The Spanish bailout was agreed to this month, but with so many restrictions and indications that it isn't the start of something bigger that the markets were, to say the least, not happy.
I also think it's especially interesting to see just how much the recent rally in Irish bonds reflected hopes that the country's bank rescue could be "Europeanized"; once those hopes were dashed, it all went away. So when does the full-blown crisis start? Hard to say. At least some indicators say that the market expects the worst, but not right away.
It really does seem as if we're looking at Dornbusch's Law in action. Commenting on Mexico's economic crisis in 1995 for a "Frontline" series, the late economist Rudi Dornbusch told an interviewer: "The crisis takes a much longer time coming than you think, and then it happens much faster than you would have thought, and that's sort of exactly the Mexican story. It took forever and then it took a night."
And God, do I wish Rudi were still with us. He would have been in his element, and would have been a really important voice for sanity.
A recent article in Business Insider, "The World Is Experiencing the Opposite of a Sovereign Debt Crisis," was, I thought at first, just saying the obvious. Then I looked at the comments.
In the article, published online on July 15, the deputy editor Joe Weisenthal makes the well-known point that aside from the experiences of certain euro area countries, yields on sovereign debt have plunged since 2007; investors are rushing to buy sovereign debt, not fleeing it. I was a bit surprised by his description of this insight as being non-mainstream — I guess it depends on your definition of mainstream. But surely the notion that what we have is largely a process of private-sector deleveraging, with government deficits the consequence of this process, and interest rates low because we have an excess of desired saving, is pretty widespread (and backed by a lot of empirical evidence).
And there's also a lot of discussion, which I'm ambivalent about, concerning the supposed shortage of safe assets. This is coming from bank research departments as well as academics, it's a frequent topic on the Financial Times's Alphaville blog, and so on. So Mr. Weisenthal didn't seem to me to be saying anything radical.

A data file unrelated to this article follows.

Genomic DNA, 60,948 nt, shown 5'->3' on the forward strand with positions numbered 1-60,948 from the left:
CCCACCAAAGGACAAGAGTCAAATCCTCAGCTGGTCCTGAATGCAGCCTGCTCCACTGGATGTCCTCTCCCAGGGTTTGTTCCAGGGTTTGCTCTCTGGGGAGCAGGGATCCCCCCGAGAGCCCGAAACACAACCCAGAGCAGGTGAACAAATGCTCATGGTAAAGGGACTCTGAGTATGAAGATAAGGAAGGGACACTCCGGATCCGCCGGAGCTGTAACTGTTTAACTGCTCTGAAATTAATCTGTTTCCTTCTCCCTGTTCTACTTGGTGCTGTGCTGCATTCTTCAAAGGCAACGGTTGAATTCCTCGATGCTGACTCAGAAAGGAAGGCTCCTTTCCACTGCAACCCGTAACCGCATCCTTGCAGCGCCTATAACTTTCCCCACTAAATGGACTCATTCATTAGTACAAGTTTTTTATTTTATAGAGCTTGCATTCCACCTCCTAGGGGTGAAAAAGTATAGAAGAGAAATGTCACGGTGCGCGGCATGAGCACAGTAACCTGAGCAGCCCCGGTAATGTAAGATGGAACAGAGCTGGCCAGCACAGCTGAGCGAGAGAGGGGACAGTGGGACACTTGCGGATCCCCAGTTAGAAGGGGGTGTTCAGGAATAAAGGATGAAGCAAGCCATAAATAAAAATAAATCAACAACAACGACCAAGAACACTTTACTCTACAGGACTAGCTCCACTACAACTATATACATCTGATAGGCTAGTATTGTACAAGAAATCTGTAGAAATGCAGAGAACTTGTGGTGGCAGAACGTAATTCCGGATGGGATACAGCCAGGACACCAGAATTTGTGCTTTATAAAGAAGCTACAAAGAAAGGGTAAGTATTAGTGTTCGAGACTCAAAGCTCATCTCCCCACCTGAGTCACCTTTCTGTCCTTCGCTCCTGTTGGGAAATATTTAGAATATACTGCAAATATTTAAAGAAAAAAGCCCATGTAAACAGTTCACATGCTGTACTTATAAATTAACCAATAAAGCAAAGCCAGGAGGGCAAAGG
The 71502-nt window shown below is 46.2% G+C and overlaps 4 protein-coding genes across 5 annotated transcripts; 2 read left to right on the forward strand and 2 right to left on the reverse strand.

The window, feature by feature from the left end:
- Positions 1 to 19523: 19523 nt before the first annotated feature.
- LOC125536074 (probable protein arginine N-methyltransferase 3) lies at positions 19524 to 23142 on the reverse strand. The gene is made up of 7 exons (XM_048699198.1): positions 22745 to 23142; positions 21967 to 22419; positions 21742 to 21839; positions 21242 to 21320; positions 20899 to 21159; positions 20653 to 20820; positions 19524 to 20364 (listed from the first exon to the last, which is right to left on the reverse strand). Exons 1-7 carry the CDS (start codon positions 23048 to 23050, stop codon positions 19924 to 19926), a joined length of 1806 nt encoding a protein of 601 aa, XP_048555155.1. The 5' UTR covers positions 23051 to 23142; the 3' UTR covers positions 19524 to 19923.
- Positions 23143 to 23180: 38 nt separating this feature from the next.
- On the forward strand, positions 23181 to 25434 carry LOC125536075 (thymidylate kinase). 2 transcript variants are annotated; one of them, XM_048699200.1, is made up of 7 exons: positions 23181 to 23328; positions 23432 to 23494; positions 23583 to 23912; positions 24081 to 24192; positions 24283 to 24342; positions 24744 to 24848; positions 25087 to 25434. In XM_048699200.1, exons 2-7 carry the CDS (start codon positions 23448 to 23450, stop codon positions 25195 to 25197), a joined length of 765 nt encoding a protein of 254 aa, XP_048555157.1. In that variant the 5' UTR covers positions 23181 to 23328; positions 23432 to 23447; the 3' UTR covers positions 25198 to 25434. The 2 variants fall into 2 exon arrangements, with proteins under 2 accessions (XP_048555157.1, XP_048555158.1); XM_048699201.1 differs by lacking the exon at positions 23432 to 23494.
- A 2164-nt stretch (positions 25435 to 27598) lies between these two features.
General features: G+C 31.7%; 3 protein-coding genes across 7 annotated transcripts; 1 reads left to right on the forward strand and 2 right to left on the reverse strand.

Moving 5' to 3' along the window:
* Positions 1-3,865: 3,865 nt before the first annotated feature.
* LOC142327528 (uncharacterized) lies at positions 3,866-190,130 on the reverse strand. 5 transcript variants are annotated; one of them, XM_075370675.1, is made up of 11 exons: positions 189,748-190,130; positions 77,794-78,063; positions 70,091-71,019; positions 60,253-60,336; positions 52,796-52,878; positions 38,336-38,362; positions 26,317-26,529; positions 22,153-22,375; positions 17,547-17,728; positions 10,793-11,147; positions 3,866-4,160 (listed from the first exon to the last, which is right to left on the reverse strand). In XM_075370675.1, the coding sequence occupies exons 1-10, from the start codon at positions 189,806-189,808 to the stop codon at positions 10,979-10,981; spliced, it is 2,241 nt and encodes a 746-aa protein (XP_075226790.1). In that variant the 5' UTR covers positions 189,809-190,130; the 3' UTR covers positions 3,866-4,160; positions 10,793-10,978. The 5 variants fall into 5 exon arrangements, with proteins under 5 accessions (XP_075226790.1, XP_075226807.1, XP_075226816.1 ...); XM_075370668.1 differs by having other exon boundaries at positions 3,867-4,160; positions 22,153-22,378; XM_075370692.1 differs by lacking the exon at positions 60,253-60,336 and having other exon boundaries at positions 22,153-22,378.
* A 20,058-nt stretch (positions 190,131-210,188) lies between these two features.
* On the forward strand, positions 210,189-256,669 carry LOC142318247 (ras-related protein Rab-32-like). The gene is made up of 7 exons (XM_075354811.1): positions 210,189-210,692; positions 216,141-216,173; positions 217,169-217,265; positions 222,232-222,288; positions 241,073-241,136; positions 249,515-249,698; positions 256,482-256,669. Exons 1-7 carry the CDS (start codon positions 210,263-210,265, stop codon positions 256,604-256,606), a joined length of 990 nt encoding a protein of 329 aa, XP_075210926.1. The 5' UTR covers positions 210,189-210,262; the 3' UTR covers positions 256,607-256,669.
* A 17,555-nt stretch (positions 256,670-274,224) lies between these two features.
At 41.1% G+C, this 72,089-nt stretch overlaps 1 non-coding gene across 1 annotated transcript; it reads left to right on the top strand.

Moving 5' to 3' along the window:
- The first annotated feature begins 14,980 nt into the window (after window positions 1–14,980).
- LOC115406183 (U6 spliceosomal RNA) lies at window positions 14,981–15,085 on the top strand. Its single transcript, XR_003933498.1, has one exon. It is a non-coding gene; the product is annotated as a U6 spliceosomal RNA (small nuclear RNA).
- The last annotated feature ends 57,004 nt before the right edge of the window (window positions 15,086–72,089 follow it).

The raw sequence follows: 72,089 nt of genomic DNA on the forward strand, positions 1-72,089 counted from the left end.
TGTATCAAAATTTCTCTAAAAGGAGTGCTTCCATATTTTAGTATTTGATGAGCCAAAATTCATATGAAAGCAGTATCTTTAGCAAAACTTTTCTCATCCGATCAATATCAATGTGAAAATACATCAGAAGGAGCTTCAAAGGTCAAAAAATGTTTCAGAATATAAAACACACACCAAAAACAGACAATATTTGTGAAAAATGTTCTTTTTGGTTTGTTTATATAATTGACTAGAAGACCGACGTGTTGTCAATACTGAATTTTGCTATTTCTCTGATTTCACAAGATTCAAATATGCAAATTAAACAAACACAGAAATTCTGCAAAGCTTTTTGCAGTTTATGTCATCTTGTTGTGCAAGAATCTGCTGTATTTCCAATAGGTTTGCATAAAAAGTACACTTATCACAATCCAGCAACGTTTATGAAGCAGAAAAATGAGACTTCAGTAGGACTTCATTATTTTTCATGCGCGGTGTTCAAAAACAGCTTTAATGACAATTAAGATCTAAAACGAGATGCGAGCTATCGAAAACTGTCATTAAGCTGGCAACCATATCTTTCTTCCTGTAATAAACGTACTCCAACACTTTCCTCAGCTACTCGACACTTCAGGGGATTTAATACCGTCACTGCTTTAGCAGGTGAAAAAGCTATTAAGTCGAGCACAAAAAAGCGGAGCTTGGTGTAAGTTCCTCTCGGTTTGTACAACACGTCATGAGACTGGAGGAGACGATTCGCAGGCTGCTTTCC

But those comments! It's not just that the commenters disagree; they seem to regard Mr. Weisenthal as some kind of space alien. They consider it just crazy and laughable to suggest that we aren't facing an immense crisis of public deficits with Zimbabwe-style inflation just around the corner.
And I know that it isn't just the Business Insider commenters; pretty obviously, the great majority of people who spend their time watching financial news and reading financial blogs operate in an intellectual universe where the surpassing evil of deficits and the imminence of vast inflation are just what everyone knows; year after year of low interest rates and failure of inflation to take off — which must have cost people who believe this stuff a lot of money — makes no dent in that certainty.
It's an interesting phenomenon. I don't think it's just a product of the usual propaganda efforts from the right. There's something about the "Deficits! Inflation!" story that evidently resonates with a lot of people no matter how often and how badly the worldview fails in practice — and is also completely resistant to attempts to point out that things must add up, that everyone can't simultaneously spend less than their income.
What's going on? I have some ideas, which I'll try to flesh out in the future. And of course there's a self-reinforcing character to this mindset: because it's what consumers of financial media want to hear, purveyors of content respond by telling them this stuff, to such an extent that they're shocked and mystified when someone like Mr. Weisenthal points out that it just ain't so.
Anyway, I think it's important to get a grip on this phenomenon, which is one of the factors distorting our policy debate.